Thursday, 18 June 2009

The New Boring

Well hey, if it isn't my favourite complete waste of time, Andrew Brown, writing another thunderingly non-committal shrug-piece in the Guardian. Brown's creationist-friendly 'let's all get along, you meanies!' witterings put me in something of a quandary. I read Melanie Phillips and Littlejohn and I get angry at all the deliberately myopic hyperbole; with Brown I get angry because his articles don't really say anything, or serve any real purpose other than mildly winding up atheists by continually missing the point.

So, there's this new creation museum in Kentucky, and Brown has got an email about it from Michael Ruse. You might think Brown, who seemingly spends his entire life examining the intersection between religion and science, might have a look at the science in this museum, and deliver a tentative verdict on it from atop his carefully-erected fence. Instead, Brown charges fearlessly into a field of carefully-erected straw men, shattering largely irrelevant arguments with the full force of his 'interesting' semi-conclusions:

For a start, it is not nearly as high-tech, he thought, as the Field Musem of Natural History in Chicago, or even the Museum of Science and Industry. This is interesting because one imagines that creationists are using slick multimedia displays to sell their ideas since reason clearly won't do the trick. But no.
So, despite having a fair bit of money, the Creation Museum isn't quite the Universal Studios tour. Great. Now we've got that out of the way, onto the meat!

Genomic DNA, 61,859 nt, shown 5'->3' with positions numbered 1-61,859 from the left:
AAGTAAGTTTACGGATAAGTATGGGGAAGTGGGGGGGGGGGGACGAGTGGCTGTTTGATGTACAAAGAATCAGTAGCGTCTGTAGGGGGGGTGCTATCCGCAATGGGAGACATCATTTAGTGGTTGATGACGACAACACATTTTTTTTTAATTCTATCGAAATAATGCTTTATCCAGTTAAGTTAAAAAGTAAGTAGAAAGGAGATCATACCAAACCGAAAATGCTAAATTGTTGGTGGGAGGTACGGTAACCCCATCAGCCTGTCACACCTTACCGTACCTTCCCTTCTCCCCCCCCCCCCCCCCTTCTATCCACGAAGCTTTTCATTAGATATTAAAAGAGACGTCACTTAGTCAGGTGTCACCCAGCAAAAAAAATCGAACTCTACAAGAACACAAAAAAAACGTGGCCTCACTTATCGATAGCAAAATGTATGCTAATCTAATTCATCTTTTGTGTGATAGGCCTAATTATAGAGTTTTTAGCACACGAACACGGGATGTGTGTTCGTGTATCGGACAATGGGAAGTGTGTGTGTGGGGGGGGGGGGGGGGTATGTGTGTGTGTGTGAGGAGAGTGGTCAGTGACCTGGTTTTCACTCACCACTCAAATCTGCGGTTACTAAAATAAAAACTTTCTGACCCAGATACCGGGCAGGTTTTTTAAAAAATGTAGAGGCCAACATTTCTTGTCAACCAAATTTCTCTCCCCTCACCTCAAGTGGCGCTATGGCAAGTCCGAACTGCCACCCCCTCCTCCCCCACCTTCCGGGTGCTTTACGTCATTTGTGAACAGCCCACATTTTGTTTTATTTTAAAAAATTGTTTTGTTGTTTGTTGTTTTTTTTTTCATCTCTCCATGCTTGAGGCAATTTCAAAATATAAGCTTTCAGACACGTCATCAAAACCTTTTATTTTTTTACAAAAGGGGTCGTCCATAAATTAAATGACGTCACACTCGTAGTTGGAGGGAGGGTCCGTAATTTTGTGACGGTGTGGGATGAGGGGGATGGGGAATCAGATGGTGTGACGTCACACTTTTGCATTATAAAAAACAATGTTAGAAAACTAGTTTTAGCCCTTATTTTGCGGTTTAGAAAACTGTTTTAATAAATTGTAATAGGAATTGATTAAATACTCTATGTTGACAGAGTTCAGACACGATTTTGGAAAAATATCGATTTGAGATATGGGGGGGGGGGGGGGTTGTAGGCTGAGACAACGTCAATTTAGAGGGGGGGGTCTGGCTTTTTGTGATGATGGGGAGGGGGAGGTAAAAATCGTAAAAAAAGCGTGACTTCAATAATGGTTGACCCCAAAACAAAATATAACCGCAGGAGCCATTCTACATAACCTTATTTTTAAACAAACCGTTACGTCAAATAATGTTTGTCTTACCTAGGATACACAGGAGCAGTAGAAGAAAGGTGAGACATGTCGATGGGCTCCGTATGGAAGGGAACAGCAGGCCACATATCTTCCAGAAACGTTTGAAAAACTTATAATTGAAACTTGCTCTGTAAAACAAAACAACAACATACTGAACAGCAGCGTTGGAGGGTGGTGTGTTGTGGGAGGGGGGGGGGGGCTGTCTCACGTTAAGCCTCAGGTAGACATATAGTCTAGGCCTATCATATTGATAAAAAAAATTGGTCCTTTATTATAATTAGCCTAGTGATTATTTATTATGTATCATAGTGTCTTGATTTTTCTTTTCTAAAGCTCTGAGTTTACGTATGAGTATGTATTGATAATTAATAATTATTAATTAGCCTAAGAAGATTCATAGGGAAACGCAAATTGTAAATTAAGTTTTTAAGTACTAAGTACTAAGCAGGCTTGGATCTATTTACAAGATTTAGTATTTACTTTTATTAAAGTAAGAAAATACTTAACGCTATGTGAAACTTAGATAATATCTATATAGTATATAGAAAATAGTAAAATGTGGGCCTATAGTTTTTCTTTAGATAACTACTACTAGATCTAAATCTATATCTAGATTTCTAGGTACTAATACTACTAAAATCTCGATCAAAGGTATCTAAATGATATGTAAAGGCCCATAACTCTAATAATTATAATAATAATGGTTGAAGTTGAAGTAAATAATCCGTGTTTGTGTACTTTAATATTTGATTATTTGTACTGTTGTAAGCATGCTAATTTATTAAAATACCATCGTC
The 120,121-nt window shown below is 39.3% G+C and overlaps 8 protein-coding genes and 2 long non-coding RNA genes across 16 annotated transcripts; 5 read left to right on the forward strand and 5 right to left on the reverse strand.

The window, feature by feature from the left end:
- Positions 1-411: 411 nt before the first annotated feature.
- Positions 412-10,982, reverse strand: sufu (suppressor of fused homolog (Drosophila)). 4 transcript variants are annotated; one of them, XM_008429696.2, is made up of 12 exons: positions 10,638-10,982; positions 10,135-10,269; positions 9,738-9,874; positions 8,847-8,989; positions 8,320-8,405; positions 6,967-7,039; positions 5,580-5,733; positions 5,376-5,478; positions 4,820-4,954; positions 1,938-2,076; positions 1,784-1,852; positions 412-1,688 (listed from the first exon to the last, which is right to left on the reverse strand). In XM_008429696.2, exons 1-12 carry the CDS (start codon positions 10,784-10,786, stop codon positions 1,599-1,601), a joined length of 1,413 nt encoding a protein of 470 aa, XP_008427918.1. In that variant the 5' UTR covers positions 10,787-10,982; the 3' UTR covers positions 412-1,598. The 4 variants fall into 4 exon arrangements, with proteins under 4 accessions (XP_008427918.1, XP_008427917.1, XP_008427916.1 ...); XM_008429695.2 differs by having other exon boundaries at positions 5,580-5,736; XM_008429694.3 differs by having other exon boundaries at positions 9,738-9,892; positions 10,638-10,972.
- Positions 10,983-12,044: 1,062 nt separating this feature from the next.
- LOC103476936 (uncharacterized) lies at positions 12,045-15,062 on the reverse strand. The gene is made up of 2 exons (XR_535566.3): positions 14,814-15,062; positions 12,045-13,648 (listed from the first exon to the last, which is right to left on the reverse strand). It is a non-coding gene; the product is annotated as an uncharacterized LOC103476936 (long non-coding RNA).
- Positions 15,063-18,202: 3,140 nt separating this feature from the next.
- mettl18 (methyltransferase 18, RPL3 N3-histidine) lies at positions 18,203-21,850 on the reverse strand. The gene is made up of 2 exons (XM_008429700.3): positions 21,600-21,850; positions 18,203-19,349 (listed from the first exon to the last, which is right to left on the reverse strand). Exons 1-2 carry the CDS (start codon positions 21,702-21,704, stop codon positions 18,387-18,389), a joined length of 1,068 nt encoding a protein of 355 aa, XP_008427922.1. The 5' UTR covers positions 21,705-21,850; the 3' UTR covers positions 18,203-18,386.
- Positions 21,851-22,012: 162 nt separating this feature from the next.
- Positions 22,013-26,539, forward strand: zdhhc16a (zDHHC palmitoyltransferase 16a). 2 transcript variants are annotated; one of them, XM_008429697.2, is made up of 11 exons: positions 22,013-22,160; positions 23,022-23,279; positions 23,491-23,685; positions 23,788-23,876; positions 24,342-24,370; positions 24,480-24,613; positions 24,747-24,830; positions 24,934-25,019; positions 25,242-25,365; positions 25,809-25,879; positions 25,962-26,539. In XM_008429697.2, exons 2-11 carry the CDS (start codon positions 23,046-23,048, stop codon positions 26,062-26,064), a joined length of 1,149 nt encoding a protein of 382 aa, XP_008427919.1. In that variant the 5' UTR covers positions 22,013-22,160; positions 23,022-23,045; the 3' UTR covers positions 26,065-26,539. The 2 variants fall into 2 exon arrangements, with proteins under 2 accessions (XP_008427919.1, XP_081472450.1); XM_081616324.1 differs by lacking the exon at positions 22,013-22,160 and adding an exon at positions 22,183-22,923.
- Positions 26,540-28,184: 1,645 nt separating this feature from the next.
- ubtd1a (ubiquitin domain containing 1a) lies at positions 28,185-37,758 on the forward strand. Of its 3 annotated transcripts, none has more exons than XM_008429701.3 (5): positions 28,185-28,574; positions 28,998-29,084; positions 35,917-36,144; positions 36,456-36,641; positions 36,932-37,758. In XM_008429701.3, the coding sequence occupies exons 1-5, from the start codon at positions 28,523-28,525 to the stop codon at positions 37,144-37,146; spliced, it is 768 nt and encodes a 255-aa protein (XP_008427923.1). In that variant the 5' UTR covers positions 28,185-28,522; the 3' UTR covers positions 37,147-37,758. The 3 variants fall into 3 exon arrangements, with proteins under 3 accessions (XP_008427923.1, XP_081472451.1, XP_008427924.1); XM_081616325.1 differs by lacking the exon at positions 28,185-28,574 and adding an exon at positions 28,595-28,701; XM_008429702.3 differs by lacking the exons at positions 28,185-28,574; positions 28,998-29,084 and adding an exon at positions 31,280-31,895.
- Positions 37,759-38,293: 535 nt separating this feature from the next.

The other point, easily overlooked, is that this was a very racially mixed place. I had not known that the modern creationist movement, from its very beginnings in the works of Henry Morris, was adamant that the human race was all one. This is a very interesting sidelight on the complications of modern American fundamentalism.
Ah, so not only does the museum have mediocre production values, it's also not explicitly racist! That's certainly one in the eye for The New Atheists, probably. Hey Guardian readers! They're not racist! They're okay!

Ruse adds that

"Just for one moment about half way through the exhibit ...I got that Kuhnian flash that it could all be true – it was only a flash (rather like thinking that Freudianism is true or that the Republicans are right on anything whatsoever) but it was interesting nevertheless to get a sense of how much sense this whole display and paradigm can make to people"

That is the second interesting and unexpected part of the story: that he should want to understand – indeed, to feel – how his opponents feel.

Whether that's 'interesting' or not is for you to decide, but I can't help feeling that calling Ruse's touchy-feely desire to reach out to creationists 'unexpected' is a tad disingenuous, given that that's essentially been Ruse's niche for years. You don't need to research much further than his Wiki page and his list of books and articles to know roughly where he sits in this debate. Personally, I find the 'framing' debate tedious; Dawkins and PZ Myers aren't going to change their combative styles, nor should they as long as their reasoning is sound and their passion is intact. I think a mix of bulldogs like Myers and less divisive but intellectually sharp figures like Ken Miller and Eugenie Scott are required to get evolution across, so I can respect Ruse wanting to take a more gentle approach, but there's still no excuse for him writing meandering crud like this: